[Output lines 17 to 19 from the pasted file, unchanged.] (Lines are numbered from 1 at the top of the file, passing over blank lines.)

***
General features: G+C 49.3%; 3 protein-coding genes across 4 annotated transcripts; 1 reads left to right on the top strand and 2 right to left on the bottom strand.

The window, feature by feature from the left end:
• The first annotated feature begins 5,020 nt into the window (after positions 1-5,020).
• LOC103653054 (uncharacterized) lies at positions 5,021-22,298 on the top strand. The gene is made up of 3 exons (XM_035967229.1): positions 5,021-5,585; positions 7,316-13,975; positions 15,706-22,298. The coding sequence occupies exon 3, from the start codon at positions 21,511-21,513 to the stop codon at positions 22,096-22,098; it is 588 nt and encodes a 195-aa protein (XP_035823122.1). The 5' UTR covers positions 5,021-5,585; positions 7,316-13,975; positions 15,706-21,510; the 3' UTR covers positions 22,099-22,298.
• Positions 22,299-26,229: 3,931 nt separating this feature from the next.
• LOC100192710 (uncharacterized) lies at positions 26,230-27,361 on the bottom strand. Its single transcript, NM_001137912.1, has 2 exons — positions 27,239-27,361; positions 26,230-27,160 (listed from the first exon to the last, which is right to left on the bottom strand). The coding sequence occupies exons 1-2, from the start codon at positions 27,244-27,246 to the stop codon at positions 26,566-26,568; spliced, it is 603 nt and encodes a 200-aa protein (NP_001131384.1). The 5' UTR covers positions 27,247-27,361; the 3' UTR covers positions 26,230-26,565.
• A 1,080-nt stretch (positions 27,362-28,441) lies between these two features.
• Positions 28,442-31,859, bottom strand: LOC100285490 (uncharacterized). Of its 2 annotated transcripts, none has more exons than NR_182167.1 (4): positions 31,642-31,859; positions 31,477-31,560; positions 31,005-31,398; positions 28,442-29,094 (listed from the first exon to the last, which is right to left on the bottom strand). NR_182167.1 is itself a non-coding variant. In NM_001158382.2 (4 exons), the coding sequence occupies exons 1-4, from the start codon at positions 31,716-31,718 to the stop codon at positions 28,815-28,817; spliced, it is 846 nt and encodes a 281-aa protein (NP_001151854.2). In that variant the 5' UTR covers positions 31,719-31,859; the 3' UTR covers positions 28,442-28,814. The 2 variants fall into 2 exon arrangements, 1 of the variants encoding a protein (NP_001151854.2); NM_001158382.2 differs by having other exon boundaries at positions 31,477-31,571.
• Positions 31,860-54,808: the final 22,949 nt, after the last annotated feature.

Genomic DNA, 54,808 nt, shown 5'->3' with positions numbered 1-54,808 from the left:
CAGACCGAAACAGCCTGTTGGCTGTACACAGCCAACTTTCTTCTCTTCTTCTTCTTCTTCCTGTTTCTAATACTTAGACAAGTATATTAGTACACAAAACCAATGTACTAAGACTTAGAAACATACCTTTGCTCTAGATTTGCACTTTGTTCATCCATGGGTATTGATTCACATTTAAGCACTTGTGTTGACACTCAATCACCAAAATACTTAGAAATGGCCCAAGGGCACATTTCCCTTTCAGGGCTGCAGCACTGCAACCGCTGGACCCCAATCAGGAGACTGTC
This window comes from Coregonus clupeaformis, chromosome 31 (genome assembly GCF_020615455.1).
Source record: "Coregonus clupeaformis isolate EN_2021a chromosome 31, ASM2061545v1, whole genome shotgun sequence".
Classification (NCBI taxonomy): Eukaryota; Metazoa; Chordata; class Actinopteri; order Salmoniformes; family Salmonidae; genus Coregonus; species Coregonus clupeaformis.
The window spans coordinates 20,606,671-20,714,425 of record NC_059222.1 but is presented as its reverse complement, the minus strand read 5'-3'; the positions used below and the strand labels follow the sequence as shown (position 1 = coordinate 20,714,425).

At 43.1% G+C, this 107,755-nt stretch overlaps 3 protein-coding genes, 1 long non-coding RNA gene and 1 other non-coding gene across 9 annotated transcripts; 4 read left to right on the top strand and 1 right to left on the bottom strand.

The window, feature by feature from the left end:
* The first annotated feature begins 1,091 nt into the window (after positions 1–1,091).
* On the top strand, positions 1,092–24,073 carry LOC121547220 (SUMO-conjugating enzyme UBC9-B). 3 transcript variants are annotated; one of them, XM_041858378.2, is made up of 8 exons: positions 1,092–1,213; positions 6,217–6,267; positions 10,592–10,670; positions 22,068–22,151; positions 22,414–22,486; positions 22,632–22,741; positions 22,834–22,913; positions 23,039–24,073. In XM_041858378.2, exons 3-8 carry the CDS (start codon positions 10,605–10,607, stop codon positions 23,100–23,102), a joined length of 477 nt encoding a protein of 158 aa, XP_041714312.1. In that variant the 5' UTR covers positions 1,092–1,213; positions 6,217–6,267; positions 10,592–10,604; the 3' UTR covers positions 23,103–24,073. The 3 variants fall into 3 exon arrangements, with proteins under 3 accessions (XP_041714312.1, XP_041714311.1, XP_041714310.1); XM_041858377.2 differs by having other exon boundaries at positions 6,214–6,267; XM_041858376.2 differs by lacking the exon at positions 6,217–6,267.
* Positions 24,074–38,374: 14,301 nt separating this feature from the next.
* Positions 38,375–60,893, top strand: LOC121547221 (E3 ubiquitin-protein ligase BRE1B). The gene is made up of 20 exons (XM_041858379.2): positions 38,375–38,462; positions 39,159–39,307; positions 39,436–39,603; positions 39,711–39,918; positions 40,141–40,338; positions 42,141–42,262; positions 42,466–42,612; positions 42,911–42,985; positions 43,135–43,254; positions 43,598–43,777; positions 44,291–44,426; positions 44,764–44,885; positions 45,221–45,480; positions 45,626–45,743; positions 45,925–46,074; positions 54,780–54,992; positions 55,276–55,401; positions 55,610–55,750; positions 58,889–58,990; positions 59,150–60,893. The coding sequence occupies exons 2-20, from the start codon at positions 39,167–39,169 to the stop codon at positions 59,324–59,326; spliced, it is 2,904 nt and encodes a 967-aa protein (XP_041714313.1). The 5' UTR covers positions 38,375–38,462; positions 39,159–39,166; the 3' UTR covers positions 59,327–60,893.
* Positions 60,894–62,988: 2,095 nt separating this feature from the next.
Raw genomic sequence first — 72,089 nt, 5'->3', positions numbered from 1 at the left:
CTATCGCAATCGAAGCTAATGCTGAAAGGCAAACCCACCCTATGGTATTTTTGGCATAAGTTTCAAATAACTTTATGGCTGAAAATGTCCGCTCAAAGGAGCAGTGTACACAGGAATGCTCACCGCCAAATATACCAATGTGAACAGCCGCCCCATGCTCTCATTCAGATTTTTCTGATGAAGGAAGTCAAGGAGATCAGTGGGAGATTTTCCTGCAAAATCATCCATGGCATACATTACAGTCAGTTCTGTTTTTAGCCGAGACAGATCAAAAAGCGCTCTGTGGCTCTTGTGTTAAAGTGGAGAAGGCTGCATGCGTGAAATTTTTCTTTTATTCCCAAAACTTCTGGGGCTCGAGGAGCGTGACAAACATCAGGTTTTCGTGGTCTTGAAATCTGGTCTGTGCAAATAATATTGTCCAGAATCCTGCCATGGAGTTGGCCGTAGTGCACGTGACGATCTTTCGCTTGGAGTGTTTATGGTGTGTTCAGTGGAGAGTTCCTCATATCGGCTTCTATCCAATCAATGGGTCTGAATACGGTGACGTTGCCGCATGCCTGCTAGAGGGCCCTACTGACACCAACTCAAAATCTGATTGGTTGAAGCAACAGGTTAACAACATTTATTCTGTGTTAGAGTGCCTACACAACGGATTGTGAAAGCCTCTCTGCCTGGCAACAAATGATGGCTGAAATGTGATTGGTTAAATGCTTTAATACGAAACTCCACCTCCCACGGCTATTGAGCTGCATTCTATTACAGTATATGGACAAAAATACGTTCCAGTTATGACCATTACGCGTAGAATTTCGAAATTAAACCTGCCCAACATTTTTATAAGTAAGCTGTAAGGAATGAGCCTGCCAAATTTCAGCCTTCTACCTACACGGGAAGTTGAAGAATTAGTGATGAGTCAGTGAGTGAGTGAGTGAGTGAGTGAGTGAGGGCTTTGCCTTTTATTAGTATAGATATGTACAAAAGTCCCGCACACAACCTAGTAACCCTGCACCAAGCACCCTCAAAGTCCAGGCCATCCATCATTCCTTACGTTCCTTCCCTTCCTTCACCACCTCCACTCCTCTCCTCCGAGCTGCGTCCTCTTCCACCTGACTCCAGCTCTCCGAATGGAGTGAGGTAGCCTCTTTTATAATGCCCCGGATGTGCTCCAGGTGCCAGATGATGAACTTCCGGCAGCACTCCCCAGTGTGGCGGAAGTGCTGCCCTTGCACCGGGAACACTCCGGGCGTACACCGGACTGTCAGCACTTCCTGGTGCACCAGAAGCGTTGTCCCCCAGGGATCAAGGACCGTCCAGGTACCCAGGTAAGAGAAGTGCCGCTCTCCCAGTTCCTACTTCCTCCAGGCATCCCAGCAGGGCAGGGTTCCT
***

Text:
The window, feature by feature from the left end:
* The first annotated feature begins 1,091 nt into the window (after positions 1–1,091).
* On the top strand, positions 1,092–24,073 carry LOC121547220 (SUMO-conjugating enzyme UBC9-B). 3 transcript variants are annotated; one of them, XM_041858378.2, is made up of 8 exons: positions 1,092–1,213; positions 6,217–6,267; positions 10,592–10,670; positions 22,068–22,151; positions 22,414–22,486; positions 22,632–22,741; positions 22,834–22,913; positions 23,039–24,073. In XM_041858378.2, exons 3-8 carry the CDS (start codon positions 10,605–10,607, stop codon positions 23,100–23,102), a joined length of 477 nt encoding a protein of 158 aa, XP_041714312.1. In that variant the 5' UTR covers positions 1,092–1,213; positions 6,217–6,267; positions 10,592–10,604; the 3' UTR covers positions 23,103–24,073. The 3 variants fall into 3 exon arrangements, with proteins under 3 accessions (XP_041714312.1, XP_041714311.1, XP_041714310.1); XM_041858377.2 differs by having other exon boundaries at positions 6,214–6,267; XM_041858376.2 differs by lacking the exon at positions 6,217–6,267.